One of my favourite stories to speak on is John 9 – that story when Jesus heals a man who had been born blind. I recently reflected on this passage again with some students, and we noted the humour in the story. Just imagine the scene – Jesus spits on the ground, and uses it to make mud, which he then proceeds to rub over the man’s face, who then has to wander to a nearby pool to wash his face and receive sight. I have so many questions about this passage – and I wonder why Jesus chose to work the miracle in this way. Why not just heal the man with a word? Why send him down to the Pool of Siloam?
Regardless of the unknowns, I also appreciate the passage because John demonstrates the intersection of identity and participation. We see Jesus demonstrate his conviction about who he is (the light of the world, sent by the Father) and how that leads to his activities (We must do the works of Him who sent me).
Jesus’ identity informs his participation.
As we continue to explore the development of The Trellis, these two words, identity and participation, are significant. The Youth and Family Trellis image is composed of six slats – three vertical and three horizontal – and each slat references a question related to Identity or Participation.
Our hope is that these questions of identity and participation will be an entry point to finding rhythms and practices that shape our lives and ministries.
The three vertical slats speak to our identity, which is shaped and discovered as we answer the three identity questions: Whose am I? Who’s with me? and Where do I fit?
My identity is my understanding of who I am. We spend considerable time exploring answers to that question, and our expressions of identity often change based on our where we are and who we’re with. We may present different expressions of self at school, at church, or at work. We need continual reminders that we are to be rooted in Christ and his incredible love for us. Consider Ephesians 3:16-19 –
“I pray that out of his glorious riches he may strengthen you with power through his Spirit in your inner being, so that Christ may dwell in your hearts through faith. And I pray that you, being rooted and established in love, may have power, together with all the Lord’s holy people, to grasp how wide and long and high and deep is the love of Christ, and to know this love that surpasses knowledge—that you may be filled to the measure of all the fullness of God.”
This passage grounds us in what is most important about who we are. As Christians, our identity is that we are beloved children of God.
These three Identity questions confirm that our sense of self is best understood in relationship with Jesus, with others, and with an understanding of our self and location. We discover answers as we develop rhythms of abiding, find companions for the journey, and grow in awareness of where we come from, where we are now, and how we are uniquely made.
The horizontal slats speak to our participation in the Kingdom of God. The use of plural pronouns in these questions reminds us that our participation happens in community, through the local church and related ministries, with other humans. Together, we are the body of Christ, and the Temple of God. Too much emphasis on the self prevents us from remembering that our participation in the kingdom of God (joining God in the neighbourhood) is communal. We need to consider the questions: How are we? What do we see? and How do we join God in our neighbourhoods.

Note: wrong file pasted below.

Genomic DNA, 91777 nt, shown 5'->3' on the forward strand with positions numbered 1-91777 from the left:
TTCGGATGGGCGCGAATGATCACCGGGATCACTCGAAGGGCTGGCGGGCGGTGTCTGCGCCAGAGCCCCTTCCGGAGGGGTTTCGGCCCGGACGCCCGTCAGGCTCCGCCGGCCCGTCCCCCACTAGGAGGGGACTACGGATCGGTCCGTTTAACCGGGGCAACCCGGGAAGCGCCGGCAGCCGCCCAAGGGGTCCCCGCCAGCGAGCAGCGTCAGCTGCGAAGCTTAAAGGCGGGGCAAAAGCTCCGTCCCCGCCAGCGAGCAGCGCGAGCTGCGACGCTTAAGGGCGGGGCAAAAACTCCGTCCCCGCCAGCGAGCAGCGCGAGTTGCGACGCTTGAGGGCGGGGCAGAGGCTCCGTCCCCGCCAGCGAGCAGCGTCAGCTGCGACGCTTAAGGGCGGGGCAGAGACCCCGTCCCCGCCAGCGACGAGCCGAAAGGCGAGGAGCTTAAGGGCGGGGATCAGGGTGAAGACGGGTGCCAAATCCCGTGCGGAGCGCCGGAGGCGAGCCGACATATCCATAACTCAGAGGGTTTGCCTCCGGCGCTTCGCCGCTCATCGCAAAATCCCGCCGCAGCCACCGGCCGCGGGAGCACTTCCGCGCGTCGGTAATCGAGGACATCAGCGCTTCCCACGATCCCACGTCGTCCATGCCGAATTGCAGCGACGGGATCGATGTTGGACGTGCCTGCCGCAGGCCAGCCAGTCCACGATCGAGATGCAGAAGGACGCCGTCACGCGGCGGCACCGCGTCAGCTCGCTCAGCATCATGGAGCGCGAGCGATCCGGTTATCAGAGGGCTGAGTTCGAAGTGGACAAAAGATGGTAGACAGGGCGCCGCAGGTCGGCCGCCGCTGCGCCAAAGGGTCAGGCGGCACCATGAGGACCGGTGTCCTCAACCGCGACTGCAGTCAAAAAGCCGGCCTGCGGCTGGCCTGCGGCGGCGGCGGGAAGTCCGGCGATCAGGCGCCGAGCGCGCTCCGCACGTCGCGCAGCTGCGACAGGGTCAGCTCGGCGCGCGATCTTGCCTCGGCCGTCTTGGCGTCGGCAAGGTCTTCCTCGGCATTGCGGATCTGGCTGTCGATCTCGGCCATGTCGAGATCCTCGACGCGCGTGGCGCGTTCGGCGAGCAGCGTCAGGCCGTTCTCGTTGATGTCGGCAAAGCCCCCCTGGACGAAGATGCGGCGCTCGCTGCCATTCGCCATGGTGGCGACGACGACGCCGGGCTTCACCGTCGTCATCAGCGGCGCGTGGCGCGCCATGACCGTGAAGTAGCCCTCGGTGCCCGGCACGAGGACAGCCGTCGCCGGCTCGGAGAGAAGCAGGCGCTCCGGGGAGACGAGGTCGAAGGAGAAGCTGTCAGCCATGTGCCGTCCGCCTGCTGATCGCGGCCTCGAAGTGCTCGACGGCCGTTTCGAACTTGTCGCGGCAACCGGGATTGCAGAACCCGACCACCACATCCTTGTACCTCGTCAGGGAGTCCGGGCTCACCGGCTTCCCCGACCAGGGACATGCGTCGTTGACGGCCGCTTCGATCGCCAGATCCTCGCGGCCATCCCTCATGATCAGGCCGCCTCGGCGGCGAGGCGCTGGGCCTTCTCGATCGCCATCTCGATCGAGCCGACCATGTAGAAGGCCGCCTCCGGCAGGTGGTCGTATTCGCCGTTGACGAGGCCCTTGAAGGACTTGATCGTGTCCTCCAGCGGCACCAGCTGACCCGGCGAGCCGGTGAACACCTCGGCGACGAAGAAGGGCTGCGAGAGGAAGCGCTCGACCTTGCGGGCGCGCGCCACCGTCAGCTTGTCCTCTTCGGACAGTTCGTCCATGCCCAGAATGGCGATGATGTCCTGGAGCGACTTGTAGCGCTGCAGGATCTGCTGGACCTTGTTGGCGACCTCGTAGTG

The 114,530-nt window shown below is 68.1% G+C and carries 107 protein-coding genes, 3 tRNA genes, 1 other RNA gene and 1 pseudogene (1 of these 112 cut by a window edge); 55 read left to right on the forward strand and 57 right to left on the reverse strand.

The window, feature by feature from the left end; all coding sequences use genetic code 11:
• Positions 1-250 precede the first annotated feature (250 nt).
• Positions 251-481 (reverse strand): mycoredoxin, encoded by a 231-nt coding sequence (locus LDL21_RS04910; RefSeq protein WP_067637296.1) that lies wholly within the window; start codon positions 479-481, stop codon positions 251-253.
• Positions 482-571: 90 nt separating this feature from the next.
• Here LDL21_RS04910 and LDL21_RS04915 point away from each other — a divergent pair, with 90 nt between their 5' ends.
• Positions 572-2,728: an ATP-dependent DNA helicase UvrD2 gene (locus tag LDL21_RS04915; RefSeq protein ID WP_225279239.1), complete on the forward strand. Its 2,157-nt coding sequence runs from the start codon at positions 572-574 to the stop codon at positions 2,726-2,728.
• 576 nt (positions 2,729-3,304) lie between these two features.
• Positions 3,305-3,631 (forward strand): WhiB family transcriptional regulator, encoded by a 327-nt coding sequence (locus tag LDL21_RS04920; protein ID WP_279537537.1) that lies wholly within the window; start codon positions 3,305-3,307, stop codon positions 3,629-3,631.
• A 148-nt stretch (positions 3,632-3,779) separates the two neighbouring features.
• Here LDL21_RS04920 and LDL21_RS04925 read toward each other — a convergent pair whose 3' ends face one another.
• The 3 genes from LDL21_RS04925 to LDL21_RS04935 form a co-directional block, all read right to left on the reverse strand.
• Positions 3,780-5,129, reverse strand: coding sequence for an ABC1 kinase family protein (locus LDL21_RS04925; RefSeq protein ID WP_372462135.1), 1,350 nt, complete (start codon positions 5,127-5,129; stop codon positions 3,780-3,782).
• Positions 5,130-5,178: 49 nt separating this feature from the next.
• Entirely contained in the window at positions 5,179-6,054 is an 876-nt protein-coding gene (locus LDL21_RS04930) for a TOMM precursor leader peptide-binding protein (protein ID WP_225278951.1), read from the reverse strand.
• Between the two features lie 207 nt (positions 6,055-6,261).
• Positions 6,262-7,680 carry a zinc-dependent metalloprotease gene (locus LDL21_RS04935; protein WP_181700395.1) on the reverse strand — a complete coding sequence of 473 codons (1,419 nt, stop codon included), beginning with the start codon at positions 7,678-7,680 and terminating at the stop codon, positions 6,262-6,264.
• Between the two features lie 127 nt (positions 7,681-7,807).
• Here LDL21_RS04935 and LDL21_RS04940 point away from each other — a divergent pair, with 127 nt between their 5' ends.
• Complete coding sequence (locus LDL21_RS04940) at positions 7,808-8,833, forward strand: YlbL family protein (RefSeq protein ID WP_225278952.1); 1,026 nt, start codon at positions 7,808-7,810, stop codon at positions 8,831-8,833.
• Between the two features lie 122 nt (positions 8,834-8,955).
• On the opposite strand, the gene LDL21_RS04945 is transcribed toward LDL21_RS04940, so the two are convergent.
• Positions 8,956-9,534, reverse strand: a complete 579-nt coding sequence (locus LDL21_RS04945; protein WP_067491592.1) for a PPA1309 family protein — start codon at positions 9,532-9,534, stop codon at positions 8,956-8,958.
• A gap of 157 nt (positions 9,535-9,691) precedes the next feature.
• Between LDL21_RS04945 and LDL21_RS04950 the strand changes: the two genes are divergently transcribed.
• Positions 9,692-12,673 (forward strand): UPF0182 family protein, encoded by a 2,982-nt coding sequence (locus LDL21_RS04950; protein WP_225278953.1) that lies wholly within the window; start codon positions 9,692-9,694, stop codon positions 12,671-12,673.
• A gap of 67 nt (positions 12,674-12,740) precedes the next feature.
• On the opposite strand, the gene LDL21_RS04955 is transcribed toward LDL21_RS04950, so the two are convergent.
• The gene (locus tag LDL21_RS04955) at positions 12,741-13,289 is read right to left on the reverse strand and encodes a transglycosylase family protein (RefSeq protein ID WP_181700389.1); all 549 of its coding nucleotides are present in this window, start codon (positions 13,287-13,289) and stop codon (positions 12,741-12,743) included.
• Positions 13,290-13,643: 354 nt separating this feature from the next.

In the gospel of John, Jesus portrays an image of participation as he refers to the vine and the branches. To bear fruit, we must abide with him. The process of bearing fruit comes as we spend time abiding with Christ, in community with others. Bearing fruit is participation with Christ. Even in the passage we began with, John 9, Jesus tells the disciples to consider that “We must do the works of him who sent me,” signifying his intention for them to join him in his work.
Powell and Griffin recognize the importance for our communities in 3 Big Questions, as they write: “God has created us to be in community WITH God and WITH others through Jesus. We don’t have to earn love, acceptance, or our place in the body of Christ. We belong to God and to one another. We are not alone.”2 This is an important reminder to us to pay attention to the health of our communities, remembering that we, as leaders, are responsible for creating spaces for the flourishing of all our people, young and old. Too often we excuse unhealthy communities because we believe the ends justify the means. The reality is that unhealthy and abusive means do not result in the ends we think they might.
To better explore participation, we’ll be sharing practices that encourage us to reflect on our ministry cultures, discern in community, and demonstrate the Kingdom of God in our neighbourhoods.
John 9 is a lengthy story in the Gospel of John. Even after the man receives his sight, the saga continues. The theological questions the disciples asked were picked up by the religious leaders, and the healing of this man created quite a stir. But Jesus didn’t get caught up in the debates and the controversies. He healed a man. He saw a person and recognized the opportunity to display the works of God. He responded out of compassion for what he saw. In this story, Jesus presents a model for our own ministry. A life is changed, and the Kingdom of God is shown. Our hope is that as we live out of our identities, and our churches participate in the works of God, that we will see more people impacted by the Kingdom of God. Our hope is that this Trellis Approach presents us with questions that lead us to better join God in our neighbourhoods.
For more about the Youth and Family ‘Trellis Approach’ stay tuned to the blog, or check out our new podcast, The Trellis Podcast available wherever you get your Podcasts (apple, spotify, soundcloud, etc.)